Many people who would like to die in the comfort of their homes are actually passing away in hospital, a report has claimed.
Think-tank Demos said 60% of the half a million people who die in Britain every year do so in hospitals, but only 8% would choose to die there.
The report Dying for Change found that instead, 60% would prefer to reach the end of their lives in the familiar surroundings of home with friends and family around them.
To allow half of people to die at, or near, their homes, £500 million a year – 2.5% of the NHS end-of-life care budget – would have to be invested in community services, the report concluded.
Charles Leadbeater, who co-authored the report, said: "It's not just that we're living longer – part of this means that people are dying over a longer period losing first their memory and then their physical capacities in stages.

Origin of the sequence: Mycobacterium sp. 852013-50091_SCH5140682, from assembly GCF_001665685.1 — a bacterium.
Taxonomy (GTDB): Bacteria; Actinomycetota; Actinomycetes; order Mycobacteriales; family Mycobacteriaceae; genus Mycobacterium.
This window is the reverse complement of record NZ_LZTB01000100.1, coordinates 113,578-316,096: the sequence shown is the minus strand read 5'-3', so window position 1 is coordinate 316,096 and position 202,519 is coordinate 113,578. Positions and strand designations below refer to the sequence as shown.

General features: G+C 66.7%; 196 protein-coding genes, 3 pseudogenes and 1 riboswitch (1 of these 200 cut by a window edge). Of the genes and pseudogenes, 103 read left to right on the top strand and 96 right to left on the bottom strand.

"As things stand we spend very large sums on services, especially in hospitals and care homes, which do not allow people to die in the way they would want."
The study found that the number of people who should be dying at home but instead die in hospital is around 200,000 a year.
In government plans published last month, it was stated that everyone should be given a "choice offer" with proper support in place to make sure they die where they want to.
They recognised there is a long way to go before such a move is brought in, with a review in 2013 to decide when the "choice offer" could be introduced.
Demos said the number of people dying would reach 590,000 a year in 2030, when the baby boomers reach the end of their lives. However, only one in 10 of them will die at home.